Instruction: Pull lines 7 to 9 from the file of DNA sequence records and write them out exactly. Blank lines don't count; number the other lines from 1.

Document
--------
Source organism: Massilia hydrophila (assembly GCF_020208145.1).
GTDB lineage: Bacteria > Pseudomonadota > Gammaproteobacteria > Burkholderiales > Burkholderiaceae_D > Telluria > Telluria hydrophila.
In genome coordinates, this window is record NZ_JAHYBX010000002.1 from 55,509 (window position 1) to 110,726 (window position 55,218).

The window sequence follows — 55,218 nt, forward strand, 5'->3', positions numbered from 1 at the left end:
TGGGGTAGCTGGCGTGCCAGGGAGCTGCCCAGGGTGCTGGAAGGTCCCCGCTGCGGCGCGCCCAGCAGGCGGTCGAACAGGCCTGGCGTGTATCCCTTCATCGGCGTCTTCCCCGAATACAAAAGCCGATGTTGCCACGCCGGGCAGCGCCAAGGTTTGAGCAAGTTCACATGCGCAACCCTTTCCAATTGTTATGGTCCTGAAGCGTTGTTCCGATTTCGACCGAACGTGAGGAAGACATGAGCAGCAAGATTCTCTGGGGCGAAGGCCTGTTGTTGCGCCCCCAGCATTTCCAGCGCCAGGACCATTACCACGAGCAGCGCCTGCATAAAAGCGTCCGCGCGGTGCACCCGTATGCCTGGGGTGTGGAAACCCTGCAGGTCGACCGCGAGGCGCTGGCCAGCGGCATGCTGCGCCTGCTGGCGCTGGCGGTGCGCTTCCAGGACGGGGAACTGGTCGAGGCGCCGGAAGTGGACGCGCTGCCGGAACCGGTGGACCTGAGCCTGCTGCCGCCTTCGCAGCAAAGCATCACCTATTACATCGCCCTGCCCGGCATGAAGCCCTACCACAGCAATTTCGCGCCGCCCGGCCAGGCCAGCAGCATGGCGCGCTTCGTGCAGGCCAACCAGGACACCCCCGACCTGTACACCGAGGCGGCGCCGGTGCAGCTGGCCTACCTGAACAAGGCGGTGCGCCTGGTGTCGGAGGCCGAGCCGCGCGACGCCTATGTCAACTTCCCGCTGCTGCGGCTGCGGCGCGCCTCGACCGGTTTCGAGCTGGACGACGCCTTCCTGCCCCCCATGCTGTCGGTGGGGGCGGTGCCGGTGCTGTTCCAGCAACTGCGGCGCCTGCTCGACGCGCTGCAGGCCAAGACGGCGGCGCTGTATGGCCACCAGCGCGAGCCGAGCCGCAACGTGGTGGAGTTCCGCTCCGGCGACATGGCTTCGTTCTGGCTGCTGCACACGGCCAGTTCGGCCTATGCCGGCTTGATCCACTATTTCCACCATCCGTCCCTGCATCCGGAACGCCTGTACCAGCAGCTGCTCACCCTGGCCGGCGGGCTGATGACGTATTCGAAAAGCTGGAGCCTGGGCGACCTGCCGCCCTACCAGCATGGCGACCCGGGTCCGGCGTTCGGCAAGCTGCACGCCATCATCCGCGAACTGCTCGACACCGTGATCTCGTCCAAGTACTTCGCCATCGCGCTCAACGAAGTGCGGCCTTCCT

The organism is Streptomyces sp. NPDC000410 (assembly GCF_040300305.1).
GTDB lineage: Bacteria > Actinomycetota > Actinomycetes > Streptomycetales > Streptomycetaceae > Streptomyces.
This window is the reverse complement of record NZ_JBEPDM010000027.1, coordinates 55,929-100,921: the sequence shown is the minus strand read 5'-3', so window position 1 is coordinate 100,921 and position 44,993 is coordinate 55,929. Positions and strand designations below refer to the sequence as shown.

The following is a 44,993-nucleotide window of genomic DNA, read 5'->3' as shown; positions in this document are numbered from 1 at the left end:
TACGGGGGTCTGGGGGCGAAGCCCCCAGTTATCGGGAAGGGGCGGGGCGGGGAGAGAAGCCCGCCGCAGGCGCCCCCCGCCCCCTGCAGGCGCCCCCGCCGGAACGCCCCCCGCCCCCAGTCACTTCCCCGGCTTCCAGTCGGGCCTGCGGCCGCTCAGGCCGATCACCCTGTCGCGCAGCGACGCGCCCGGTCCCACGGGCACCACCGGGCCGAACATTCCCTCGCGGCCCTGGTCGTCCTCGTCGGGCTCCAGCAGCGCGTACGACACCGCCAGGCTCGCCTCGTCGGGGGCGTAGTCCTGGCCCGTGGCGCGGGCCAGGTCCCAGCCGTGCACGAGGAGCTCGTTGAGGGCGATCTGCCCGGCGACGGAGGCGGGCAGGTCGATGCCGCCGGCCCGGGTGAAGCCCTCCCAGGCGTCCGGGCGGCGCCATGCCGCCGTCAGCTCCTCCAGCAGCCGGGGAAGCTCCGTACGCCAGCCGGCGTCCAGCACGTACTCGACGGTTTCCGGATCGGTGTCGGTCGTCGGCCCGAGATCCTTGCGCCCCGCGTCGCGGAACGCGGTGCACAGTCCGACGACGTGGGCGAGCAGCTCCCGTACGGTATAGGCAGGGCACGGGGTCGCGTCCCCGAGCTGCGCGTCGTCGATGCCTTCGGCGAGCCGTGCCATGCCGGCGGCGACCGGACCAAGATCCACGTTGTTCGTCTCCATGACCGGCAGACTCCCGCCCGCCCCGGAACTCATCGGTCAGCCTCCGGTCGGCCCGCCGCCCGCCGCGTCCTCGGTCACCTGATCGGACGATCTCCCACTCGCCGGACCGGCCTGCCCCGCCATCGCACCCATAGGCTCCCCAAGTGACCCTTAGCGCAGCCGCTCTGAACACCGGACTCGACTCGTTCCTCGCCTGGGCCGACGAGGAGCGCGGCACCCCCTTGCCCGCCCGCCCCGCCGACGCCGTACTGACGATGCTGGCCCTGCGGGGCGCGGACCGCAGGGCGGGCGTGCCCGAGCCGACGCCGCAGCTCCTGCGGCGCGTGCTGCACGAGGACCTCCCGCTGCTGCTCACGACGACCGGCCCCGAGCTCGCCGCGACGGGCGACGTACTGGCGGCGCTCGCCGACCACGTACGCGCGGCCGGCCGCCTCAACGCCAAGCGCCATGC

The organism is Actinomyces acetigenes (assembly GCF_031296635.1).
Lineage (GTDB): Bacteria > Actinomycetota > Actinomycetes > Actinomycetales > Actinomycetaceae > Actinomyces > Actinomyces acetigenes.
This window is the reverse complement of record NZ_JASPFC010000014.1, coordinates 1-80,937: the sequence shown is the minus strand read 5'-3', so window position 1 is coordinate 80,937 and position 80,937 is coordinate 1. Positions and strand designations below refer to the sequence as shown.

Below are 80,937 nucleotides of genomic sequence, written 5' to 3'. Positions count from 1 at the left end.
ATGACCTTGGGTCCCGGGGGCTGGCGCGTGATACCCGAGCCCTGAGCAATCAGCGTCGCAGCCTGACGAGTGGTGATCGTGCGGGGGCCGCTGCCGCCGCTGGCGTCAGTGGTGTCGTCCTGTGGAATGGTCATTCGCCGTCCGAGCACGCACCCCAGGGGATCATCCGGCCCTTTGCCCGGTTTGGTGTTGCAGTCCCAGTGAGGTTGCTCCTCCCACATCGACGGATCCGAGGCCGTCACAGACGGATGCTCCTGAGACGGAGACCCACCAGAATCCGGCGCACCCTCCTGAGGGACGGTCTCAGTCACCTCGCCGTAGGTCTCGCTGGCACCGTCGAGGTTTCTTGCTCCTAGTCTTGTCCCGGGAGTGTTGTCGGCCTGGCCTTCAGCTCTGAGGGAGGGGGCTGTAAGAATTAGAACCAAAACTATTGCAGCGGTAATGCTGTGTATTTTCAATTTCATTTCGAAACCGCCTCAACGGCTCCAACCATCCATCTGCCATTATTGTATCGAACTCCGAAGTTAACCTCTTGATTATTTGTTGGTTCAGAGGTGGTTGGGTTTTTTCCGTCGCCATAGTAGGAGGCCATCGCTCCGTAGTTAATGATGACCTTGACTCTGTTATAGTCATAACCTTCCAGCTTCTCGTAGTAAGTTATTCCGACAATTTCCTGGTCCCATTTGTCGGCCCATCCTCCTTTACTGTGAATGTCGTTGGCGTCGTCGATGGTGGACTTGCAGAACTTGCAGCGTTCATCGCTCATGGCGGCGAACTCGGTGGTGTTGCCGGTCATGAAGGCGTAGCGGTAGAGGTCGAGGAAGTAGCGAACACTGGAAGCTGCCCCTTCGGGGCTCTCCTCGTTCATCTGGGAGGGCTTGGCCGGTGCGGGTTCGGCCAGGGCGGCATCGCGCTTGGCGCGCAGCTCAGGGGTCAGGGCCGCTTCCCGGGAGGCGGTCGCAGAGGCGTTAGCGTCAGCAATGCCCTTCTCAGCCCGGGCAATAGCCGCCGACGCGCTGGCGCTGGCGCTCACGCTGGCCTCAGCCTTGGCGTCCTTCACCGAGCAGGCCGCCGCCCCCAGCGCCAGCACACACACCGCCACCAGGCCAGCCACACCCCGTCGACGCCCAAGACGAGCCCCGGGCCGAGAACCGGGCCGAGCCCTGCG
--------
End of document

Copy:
GTDB lineage: Bacteria > Actinomycetota > Actinomycetes > Streptomycetales > Streptomycetaceae > Streptomyces.
This window is the reverse complement of record NZ_JBEPDM010000027.1, coordinates 55,929-100,921: the sequence shown is the minus strand read 5'-3', so window position 1 is coordinate 100,921 and position 44,993 is coordinate 55,929. Positions and strand designations below refer to the sequence as shown.

The following is a 44,993-nucleotide window of genomic DNA, read 5'->3' as shown; positions in this document are numbered from 1 at the left end: